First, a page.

The Cultural Blend
A spicy condiment on the Thanksgiving table reminds one author of her dual heritage.
Until I was nine, I grew up on the coast of Peru, where sugar fields grew alongside me and life was sweet. My mother, a good
American, took every opportunity to remind the children that we were every bit as gringo as we were Latino. Every fourth Thursday
in November, she would put out her red, white, and blue flag, take us out to the animal pens behind the lucuma trees, and
tell us to choose the biggest turkey we could find. My father, a good Peruvian, would insist that we give the animal a good
glass of rum before we consigned it to the dinner table.
Coming to live in Summit, New Jersey, a tidy, tree-lined suburb of New York City, where Thanksgiving dinners came to us pink, plucked, and wrapped in hermetically sealed plastic, my brother and I could never quite forget the image of those jovial turkeys, staggering through the garden, gobbling giddily at the prospect of joining our feast.
As we became more and more acclimated to America, it was my father who always reminded us that we were every bit as Latino as we were gringo. To emphasize the point, he insisted that the already frenzied preparations for Thanksgiving dinner also include a desperate hunt for a taste of home: usually ají -amarillo—yellow chili peppers—whirred in a blender with a little salt and vinegar and placed ceremoniously on the table beside the cranberry sauce. This became such a tradition that it’s hard to imagine my mother’s celery-and-onion dressing without that bright, fiery concoction on the side. And as it turned out, the most passionate consumers of my father’s ají were always our wholly American friends, who found this addition to the Thanksgiving table surprising, even outlandish—and utterly delicious.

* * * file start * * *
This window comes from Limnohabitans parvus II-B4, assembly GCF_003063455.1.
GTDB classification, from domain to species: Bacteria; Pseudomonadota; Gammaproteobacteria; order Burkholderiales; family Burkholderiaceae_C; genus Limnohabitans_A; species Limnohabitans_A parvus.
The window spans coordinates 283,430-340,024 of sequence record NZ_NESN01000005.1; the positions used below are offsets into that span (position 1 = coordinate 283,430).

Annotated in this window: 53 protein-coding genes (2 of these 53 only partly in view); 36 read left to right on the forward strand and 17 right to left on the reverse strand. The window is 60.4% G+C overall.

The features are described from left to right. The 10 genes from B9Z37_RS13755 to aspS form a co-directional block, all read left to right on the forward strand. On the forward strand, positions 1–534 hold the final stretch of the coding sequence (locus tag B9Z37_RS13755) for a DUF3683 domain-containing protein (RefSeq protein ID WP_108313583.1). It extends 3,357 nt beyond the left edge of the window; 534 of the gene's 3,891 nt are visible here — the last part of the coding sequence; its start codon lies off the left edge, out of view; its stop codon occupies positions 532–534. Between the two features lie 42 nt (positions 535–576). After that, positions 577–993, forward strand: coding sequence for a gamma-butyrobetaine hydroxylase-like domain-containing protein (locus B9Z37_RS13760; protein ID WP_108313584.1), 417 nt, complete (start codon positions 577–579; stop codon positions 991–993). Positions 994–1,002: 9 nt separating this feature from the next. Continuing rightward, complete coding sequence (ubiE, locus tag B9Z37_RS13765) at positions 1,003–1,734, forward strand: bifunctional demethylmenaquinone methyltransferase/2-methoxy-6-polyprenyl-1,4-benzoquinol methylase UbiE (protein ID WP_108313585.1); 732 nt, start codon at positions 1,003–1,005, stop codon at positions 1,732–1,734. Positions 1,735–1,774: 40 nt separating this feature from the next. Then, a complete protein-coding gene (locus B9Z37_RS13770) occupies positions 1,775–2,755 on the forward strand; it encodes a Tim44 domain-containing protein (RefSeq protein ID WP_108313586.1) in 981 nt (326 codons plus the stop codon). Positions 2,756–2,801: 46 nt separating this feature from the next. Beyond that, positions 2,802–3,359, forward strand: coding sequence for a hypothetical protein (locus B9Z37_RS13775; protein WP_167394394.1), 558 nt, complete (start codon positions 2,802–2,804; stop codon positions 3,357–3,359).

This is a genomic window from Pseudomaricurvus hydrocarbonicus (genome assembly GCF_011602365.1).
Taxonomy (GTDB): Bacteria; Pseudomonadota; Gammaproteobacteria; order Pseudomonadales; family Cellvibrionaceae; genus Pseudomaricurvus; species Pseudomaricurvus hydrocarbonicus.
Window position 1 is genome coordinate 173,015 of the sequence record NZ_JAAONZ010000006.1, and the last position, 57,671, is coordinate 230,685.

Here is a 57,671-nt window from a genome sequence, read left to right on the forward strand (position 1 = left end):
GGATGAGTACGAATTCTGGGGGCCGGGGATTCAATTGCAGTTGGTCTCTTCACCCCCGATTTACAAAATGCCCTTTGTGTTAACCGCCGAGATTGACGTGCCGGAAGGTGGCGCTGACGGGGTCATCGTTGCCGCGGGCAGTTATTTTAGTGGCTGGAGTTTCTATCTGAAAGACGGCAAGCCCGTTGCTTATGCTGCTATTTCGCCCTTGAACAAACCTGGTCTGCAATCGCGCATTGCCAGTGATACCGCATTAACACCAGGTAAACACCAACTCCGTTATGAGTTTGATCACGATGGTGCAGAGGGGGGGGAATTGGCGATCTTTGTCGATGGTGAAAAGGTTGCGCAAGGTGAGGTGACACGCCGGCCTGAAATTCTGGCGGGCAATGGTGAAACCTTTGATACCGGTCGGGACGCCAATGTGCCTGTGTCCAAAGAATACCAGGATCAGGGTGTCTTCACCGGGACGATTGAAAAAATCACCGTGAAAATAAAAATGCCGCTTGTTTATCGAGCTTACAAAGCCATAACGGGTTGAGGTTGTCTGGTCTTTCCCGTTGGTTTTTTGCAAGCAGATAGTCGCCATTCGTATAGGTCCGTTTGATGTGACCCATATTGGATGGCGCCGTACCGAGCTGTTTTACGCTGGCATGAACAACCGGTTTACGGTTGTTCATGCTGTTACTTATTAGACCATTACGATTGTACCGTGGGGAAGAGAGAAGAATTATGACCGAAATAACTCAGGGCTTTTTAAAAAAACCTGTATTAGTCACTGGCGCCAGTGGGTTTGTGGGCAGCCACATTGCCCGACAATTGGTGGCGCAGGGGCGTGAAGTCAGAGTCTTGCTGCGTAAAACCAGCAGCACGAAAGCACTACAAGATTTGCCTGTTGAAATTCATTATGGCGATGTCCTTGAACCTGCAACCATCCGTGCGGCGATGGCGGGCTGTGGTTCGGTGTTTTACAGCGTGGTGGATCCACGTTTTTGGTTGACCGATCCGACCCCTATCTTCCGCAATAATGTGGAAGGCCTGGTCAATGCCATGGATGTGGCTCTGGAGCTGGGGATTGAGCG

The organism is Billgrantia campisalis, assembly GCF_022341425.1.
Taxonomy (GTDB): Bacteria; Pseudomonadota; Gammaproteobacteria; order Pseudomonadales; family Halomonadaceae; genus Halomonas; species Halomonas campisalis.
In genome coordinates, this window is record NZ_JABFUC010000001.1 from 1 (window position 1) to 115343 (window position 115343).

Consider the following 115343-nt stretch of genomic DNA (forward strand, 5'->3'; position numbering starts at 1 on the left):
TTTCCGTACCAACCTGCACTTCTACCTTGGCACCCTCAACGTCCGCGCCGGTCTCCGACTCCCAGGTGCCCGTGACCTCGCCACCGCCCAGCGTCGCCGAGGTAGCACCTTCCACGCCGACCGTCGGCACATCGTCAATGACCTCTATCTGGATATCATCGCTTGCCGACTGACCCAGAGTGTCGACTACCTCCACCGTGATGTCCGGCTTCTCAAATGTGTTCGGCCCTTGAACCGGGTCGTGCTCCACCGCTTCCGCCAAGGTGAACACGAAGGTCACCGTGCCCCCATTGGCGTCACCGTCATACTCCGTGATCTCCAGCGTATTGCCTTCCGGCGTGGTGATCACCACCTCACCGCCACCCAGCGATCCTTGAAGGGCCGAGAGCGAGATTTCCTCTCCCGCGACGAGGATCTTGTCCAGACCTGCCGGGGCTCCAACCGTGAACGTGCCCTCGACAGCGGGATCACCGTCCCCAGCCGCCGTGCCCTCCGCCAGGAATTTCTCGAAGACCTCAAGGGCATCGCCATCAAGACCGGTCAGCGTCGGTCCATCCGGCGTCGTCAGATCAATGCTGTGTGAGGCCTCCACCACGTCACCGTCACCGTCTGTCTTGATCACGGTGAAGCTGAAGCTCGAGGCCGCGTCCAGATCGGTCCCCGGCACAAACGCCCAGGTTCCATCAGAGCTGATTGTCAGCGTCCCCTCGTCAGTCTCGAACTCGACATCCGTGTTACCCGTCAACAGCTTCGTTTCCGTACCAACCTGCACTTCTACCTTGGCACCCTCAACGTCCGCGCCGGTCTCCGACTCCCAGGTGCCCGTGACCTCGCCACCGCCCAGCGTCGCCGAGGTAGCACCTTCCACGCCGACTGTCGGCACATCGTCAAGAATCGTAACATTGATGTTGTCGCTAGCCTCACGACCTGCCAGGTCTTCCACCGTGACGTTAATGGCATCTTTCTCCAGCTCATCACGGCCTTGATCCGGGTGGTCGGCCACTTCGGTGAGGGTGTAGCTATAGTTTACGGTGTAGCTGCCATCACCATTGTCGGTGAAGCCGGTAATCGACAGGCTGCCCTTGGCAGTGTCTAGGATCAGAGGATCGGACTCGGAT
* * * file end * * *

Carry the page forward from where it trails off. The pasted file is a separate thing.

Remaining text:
Now, I’m making this ritual sound a great deal simpler than it was. In truth, finding those crisp, yellow peppers with their distinctive, lemony perfume and pyrotechnic punch was anything but easy. My father would drive miles to cadge them from a friend who grew them on a Brooklyn balcony. Or he would cart them back lovingly from trips to Lima, and they came to us plump, pickled, and stuffed into jars. It’s hard to imagine this now, 30 years later, when there are South American groceries on North American corners, and I, for one, can buy ají amarillo on my afternoon walk.
Although I never would have predicted it, today my neighborhood has a number of gringo Latinos. Each year, we put out the red, white, and blue flags; bring home the pink, plucked, plastic-wrapped turkeys; and shout over the fence to one another, “Oye, van a comer pavo?”—a brief and simple phrase that really means: “Hey, you planning to have turkey with family and everyone you love sitting around the table—with cranberries, dressing, and maybe a little ají amarillo on the side?”
Marie Arana is the author of American Chica ($11, amazon.com), Cellophane ($12, amazon.com), and Lima Nights ($25, amazon.com). She lives in Washington, D.C., and Lima, Peru.